(Various torn/scribbled-on pages have had to be digitally repaired)
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Speech Day, Wednesday, July 5th, was run according to the annual plan; our visiting speaker this year was J. S. Morrison, Esq., who is the President of University College, Cambridge, and was a contemporary of the Headmaster’s at Trinity. The Chairman of the Governors, Alderman R. P. Clarke, made the opening remarks. And the mayor, we were told, regretted his absence on this, the 405th anniversary of the school. During his speech, the Headmaster made the valid points :-

“The institution of Speech Day has come in for a good deal of criticism in recent years. Not a few voices would abolish it, as a sort of extinct volcano (and it is tempting to think of sparing ourselves the effort involved). Nor has this tide of opinion spared the institution of the Headmaster’s Report - too much glamourising and glossing over, brandishing of cups, and bragging about scholarships and examination results. The whole exercise is misleading window-dressing, which only those trained in the business can see through and assess at its true worth. I confess I was for a moment tempted to produce a fearfully naturalistic portrait of the School - with warts and all - or even a non-report, wallowing in all the things that go wrong and fail ... But, I reflect, always - the defects and faults of a School, the misdemeanours and boorish conduct of pupils - these attract far more than their fair share of public attention anyhow - so why should I feed the appetite that does exist, in some quarters, for denigrating us? The law-abiding, co-operative majority have to work so hard to cancel out the notorieties of the few.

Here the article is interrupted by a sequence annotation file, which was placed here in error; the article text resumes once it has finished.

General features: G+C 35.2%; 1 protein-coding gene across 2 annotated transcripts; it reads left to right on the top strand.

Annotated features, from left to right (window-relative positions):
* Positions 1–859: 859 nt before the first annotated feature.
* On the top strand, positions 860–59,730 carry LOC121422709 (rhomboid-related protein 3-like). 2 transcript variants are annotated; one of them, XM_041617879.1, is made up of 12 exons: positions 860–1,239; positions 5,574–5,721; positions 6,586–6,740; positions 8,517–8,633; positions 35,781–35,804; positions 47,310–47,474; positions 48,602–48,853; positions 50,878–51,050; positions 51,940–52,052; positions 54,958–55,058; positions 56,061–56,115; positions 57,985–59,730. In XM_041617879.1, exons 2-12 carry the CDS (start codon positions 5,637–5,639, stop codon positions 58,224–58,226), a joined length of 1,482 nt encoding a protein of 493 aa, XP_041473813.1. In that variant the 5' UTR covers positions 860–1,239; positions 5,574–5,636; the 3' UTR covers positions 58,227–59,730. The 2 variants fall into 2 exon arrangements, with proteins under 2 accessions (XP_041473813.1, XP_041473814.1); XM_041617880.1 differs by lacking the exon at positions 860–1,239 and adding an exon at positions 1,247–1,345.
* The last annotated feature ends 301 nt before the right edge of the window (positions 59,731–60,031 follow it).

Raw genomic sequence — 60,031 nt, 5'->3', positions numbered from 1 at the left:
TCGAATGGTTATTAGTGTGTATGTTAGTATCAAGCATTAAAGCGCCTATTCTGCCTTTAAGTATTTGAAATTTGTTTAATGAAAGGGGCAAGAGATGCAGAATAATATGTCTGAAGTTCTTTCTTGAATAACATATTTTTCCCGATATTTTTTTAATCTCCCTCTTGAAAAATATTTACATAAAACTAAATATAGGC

“When a staff combines traditional wisdom, born of long experience, with new ideas and the will to experiment, the school neither stagnates nor goes off the rails. There are some indications ... of some of the new directions taken in both teaching and out of school activities. It is good to see initiative being taken by boys and masters”.

After the presentation of the prizes, Mr. Morrison, addressing the “heroes of resistance”, gave an apt diagnosis of the educational situation in this country, with choice comparisons to educational systems in other countries. The two main educational ambitions, are, in his opinion, to encourage latent excellence and to do our best for everyone, despite any relative talents. The overall criticism would be to give far more attention to intelligence and NOT facts learned. This is very important, and like many other things in Mr. Morrison’s speech, sustained concentration reaped its due rewards.

The usual diversifications took place afterwards, a stop-gap until the Commemoration Service held in the Queen’s Hall. The preacher was the Reverend G. N. Whitfield, M.A., Headmaster of Hampton Grammar School, and President of the Headmasters’ Association.


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